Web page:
- Deutsche Welle Global Media Forum 2018
- Lisa Kretschmer
- Bheki Makhubu
- Arne Semsrott and Zoé Titus
“Unlocking Information in Africa: A Key to Investigative Journalism and Democratic Participation” was one of many valuable sessions at the Deutsche Welle Global Media Forum 2018 held in Bonn, Germany this week under the theme “Global Inequalities”.
The aim of this session, organized by the Friedrich Ebert Stiftung (FES), was to give an overview of the challenges facing many African journalists and the need for the legal underpinning and implementation of access to information for the practice of sound journalism, government accountability, and citizen information and participation. This vibrant session, moderated by Lisa Kretschmer, Head of Research & Project Coordinator for Reporters Without Borders, underscored the key role of access to information as a precondition for the media to carry out their watchdog function in democratic societies.
Bheki Makhubu, editor and columnist of Swaziland’s The Nation magazine, described difficulties common to many African journalists in providing responsible journalism and conducting effective investigative reporting. He shared his observations and experiences about corruption, harassment, death threats and legislative impediments, as well as the obstacles and threats encountered by government and commercial interests.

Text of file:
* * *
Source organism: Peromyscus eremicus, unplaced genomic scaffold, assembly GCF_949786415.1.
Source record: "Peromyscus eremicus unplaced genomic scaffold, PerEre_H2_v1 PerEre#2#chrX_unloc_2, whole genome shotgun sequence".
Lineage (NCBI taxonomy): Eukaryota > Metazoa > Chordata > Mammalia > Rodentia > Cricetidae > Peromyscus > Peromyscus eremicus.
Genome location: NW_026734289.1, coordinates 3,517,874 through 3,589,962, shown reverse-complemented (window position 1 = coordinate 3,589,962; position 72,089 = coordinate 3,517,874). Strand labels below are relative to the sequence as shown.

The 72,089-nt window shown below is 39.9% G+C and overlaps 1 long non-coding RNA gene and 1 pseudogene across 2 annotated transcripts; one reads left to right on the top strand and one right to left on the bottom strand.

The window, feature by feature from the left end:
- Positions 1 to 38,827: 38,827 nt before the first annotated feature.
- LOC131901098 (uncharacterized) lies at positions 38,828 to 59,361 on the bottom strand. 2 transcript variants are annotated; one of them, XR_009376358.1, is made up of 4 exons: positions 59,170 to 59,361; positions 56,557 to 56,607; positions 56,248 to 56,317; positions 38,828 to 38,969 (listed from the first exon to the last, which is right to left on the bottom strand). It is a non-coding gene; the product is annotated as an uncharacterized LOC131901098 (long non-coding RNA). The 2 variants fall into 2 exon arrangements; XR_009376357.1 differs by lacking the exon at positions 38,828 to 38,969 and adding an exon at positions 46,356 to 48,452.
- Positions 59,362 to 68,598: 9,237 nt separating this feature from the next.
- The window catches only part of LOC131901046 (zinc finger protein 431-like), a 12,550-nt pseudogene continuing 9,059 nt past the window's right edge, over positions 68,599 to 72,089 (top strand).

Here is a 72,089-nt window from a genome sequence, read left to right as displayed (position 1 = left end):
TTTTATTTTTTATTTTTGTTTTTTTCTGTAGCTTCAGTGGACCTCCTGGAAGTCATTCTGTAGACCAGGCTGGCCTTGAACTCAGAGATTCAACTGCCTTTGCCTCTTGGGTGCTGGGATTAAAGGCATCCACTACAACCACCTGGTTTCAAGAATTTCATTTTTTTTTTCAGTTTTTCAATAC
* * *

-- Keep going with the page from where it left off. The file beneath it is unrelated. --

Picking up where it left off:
The link between freedom of expression and information and media development in Africa was highlighted by Zoé Titus, former regional director of the Media Institute of Southern Africa (MISA). Titus spearheaded a number of projects designed to support journalists in danger and transform the policy environment in support of a vibrant and independent media sector. She is co-founder of the African Platform on Access to Information (APAI). The FES has been a strong international supporter of Access to Information initiatives on the African continent.
Arne Semsrott of FragDenStaat.de and Freedom of Information expert contributed a European perspective to the panel by comparing the German “Informationsfreiheitsgesetz” with the “Model Law on Access to Information in Africa.”